And so they accumulate giant piles of cash, which they must use for every expense. And at greater expense, due to the expensive armored car services required.
Plus they can’t accept credit or debit card transactions, in an increasingly cash-free economy.
This is where Bitcoin presents a novel solution.
Cannabis companies are now turning to Bitcoin in an effort to get rid of all that cash and open up new forms of payment.
At least two fintech start-ups are up and running to use Bitcoin as an intermediate step to allow credit card transactions for cannabis purchases — POSaBIT and SinglePoint Inc.
As Jon Baugher, co-founder of POSaBIT, told Bloomberg recently, “There’s no industry — whether it’s the production and sale of cannabis or the production and sale of a cup of coffee — that can operate safely, transparently or effectively without access to banks or other financial institutions and traditional services. That’s where we thought we could leverage the use of digital currency.”
The example he cited is Trove Cannabis, a Washington state store. It sold $3 million worth of cannabis last year, all in cash, and does close to 3,000 transactions weekly.
Since adopting the POSaBIT system in February, Trove customers are given the option to pay with a card. They use an ATM-style kiosk to put the amount of Bitcoin equivalent to the value of the cannabis they want, plus a $2 transaction fee.
When the purchase is processed, POSaBIT then sends the value in U.S. dollars of the sale to Trove’s local bank account.
Not only does this reduce the security risk and cost of handling so much cash for what is essentially a small business with low margins, it also drives extra sales.
About 13% of customers have chosen to pay with credit or debit cards where POSaBIT kiosks are installed, and they tend to spend more than cash-paying customers.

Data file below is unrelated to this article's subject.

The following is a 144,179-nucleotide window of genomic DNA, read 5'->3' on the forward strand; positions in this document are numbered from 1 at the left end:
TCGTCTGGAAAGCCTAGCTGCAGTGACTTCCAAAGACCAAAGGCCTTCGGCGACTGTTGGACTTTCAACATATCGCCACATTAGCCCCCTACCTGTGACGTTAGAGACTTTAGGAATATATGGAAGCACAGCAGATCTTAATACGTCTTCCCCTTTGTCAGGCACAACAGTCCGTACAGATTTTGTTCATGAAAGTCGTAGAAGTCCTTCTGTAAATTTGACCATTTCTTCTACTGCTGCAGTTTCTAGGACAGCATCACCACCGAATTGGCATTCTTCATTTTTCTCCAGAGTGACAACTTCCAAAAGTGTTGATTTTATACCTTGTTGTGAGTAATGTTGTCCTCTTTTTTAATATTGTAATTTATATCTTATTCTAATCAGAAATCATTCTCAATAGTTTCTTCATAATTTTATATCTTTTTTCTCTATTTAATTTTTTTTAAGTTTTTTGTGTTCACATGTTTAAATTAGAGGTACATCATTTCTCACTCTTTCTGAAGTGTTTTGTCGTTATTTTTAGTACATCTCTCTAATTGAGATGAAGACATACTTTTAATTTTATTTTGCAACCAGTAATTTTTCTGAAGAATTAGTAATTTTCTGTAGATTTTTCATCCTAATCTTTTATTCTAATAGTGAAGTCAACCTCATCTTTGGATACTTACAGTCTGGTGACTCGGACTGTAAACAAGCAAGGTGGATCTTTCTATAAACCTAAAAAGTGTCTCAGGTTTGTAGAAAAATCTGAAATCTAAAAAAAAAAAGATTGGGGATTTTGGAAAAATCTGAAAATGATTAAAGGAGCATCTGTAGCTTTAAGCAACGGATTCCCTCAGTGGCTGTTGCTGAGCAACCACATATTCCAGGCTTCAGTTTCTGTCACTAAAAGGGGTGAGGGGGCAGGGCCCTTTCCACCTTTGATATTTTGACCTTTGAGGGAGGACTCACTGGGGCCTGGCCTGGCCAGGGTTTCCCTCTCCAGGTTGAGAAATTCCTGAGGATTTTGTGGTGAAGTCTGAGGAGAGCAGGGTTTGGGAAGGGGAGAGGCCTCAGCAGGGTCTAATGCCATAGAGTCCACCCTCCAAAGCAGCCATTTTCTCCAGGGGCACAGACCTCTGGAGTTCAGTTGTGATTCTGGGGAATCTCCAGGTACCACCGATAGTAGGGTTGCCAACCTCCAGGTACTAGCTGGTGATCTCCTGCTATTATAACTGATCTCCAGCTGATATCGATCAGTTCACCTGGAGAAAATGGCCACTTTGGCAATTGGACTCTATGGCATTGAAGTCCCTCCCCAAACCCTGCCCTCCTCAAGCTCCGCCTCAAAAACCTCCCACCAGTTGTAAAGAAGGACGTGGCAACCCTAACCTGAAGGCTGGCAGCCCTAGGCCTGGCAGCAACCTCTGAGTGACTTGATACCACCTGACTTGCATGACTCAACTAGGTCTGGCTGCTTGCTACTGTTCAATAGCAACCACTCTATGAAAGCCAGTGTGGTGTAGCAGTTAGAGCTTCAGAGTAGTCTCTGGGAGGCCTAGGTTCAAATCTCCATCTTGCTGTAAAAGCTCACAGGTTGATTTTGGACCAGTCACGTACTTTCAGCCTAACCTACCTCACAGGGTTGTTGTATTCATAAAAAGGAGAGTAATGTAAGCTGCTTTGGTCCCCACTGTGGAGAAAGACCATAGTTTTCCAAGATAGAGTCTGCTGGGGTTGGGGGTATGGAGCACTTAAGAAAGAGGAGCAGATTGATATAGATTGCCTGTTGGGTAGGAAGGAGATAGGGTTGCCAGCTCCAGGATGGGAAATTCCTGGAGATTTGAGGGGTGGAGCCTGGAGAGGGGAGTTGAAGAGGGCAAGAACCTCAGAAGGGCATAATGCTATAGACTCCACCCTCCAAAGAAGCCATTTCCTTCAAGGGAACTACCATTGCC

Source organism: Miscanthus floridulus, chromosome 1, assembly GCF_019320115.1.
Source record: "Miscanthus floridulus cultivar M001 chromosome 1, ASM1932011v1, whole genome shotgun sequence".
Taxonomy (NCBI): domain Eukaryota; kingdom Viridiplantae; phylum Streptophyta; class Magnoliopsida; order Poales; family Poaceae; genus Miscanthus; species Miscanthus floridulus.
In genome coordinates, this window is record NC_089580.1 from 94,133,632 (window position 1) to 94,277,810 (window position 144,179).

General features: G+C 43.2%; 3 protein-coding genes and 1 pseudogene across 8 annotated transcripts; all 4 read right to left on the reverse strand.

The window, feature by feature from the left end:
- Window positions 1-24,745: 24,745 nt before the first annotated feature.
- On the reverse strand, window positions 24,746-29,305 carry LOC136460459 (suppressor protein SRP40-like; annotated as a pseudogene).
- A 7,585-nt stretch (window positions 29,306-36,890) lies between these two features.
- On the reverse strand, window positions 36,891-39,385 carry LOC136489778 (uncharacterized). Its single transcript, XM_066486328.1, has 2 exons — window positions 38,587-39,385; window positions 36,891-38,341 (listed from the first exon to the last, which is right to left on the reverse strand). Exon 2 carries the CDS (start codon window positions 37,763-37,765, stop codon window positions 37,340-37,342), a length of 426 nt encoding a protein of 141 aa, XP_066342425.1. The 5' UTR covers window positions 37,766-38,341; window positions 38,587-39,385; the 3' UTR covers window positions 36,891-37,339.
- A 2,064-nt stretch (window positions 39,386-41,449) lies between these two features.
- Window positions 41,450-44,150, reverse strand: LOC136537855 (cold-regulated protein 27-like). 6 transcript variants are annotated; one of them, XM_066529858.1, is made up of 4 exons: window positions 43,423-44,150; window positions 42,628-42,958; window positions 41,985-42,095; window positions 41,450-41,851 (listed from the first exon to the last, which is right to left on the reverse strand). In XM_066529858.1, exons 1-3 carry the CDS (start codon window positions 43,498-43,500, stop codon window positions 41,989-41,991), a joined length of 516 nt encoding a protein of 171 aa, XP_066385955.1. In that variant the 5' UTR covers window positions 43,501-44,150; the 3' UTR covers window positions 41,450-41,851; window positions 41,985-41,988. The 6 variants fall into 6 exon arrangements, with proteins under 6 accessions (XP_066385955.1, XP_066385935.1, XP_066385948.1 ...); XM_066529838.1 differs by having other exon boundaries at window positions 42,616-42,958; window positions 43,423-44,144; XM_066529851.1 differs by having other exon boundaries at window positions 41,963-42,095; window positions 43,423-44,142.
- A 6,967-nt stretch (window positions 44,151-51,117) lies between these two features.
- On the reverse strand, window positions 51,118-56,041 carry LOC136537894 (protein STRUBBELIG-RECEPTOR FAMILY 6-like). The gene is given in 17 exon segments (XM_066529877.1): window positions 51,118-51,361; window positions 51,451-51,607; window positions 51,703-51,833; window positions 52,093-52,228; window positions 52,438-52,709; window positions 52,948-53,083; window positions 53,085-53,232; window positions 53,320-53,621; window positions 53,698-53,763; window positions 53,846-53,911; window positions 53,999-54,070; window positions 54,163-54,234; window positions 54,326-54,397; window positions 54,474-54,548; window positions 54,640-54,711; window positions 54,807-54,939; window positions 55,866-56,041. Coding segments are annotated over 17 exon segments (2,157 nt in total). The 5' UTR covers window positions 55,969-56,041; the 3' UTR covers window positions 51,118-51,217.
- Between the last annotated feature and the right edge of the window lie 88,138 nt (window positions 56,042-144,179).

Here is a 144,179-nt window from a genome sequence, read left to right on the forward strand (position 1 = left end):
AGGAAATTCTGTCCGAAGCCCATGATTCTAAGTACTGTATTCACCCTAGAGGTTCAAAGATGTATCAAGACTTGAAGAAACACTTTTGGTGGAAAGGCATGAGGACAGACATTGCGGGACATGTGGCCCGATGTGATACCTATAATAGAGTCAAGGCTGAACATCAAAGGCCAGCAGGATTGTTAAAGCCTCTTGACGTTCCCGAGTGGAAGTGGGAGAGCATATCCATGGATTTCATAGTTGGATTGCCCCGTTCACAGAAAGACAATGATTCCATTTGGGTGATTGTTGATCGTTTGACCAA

It is a small step, but it tackles a major access problem, and fintech and banking services are converging on the solution.
SinglePoint, for example, just signed an agreement last week with First Bitcoin Capital Corp. to develop a solution for cannabis and other high-risk industries without access to traditional banking.
The Rapidly Maturing Market
All of this points to the cannabis market maturing, and finding solutions for the few remaining hurdles that separate it from more traditional retail operations.
And this is just for the front-facing portion of the businesses. Behind the scenes, financial issues are rapidly being addressed by innovative new models as well.
Part of the problem with a lack of access to major national banks is the availability of capital to get businesses off the ground, or capitalize on opportunities to capture the explosive growth in market share.
But a new “streaming” model is evolving in the cannabis industry that circumvents the issue entirely.
And while it is new to cannabis, it’s a tried-and-true method that was pioneered with precious metals in the 1990s and early 2000s.
Small companies enter an agreement, offering up future revenue for shares and a percentage of their sales. In turn, they receive the funds they need to grow, and the investors essentially double dip through the subsequent share appreciation and revenue growth their funds enabled.
The legal cannabis market has never had a demand issue, that’s for sure. All of the problems it has faced have been from figuring out solutions for the logistical and financial issues.
Now those issues are being addressed in novel ways that will continue to drive the industry’s growth at a rate that rivals the early days of the Internet boom, all while opening up unprecedented ways for investors to ride along.